Appearing confident is an important element of succeeding at your interview. Don’t worry if you don’t actually feel confident – you can project this with a few tweaks of your body language. Whether you’re preparing for in-person or online interviews, confidence is key.
Tips for projecting confidence:
The Medical School may send lots, little, or absolutely no information to you regarding your interview. Regardless of the volume of information given, you should bear in mind the structure of a typical panel interview, which is generally set out with questions (in no particular order) on:
Some panel interviews will have their own “Good Cop vs Bad Cop” panel interviewers, who will do their best to intimidate you. But don’t be drawn to the interviewer who seems to warm to you the most; it’s key to distribute your concentration across the panel to give an equally positive impression.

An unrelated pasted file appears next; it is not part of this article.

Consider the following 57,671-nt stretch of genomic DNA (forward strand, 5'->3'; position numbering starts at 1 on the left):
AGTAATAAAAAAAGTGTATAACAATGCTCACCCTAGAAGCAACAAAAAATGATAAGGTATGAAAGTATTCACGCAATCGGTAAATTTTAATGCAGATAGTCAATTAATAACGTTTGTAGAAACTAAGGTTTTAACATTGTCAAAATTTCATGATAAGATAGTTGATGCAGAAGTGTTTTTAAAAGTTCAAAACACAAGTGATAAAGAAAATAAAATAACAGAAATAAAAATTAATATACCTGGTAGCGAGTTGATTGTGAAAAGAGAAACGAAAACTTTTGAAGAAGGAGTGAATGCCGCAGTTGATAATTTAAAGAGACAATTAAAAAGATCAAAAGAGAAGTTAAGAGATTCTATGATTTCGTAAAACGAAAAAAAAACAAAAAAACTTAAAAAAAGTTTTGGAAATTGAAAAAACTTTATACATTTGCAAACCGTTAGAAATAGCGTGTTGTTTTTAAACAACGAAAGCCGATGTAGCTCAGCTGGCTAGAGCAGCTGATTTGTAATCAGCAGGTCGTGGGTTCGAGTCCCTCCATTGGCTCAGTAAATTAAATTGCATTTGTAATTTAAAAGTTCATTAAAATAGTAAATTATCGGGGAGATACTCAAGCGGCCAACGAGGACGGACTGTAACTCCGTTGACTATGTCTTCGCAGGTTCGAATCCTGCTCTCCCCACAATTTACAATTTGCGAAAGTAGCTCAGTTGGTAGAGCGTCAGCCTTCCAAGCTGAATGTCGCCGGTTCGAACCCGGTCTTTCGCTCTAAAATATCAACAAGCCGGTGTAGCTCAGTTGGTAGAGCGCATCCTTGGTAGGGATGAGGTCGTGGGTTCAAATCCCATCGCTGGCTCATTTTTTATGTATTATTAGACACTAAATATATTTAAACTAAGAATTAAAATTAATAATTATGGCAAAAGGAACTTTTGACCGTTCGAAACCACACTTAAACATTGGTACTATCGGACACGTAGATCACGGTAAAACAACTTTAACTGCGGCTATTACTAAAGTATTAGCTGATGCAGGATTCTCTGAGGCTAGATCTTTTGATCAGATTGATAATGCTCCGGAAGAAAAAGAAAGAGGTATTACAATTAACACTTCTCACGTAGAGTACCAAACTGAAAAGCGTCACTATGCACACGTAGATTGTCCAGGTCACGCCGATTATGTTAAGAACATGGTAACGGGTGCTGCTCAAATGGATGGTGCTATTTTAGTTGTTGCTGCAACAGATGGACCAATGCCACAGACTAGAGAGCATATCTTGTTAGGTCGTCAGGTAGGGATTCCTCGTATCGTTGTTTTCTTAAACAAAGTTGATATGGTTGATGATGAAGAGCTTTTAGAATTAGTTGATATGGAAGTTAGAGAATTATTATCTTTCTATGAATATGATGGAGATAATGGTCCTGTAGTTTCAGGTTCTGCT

For online interviews, this is a little harder to convey – but you can move your head as you look into the webcam or nod while each person speaks.
Medical Schools will expect you, as a minimum, to know the basic “pulling factors” that differentiates them from other schools. If, however, you can pull together some of the lesser-known details, such as specific research the university carries out, that will go far further than the basics.
Having this depth of knowledge of the Med School proves your extensive research into your medical choices, and will only add to the increasing number of tick boxes you will have next to your name.
Don’t memorise answers or pretend to have a different personality – interviews can see right through this! Instead, focus on learning strategies to answer questions and you’ll be able to take anything in your stride.
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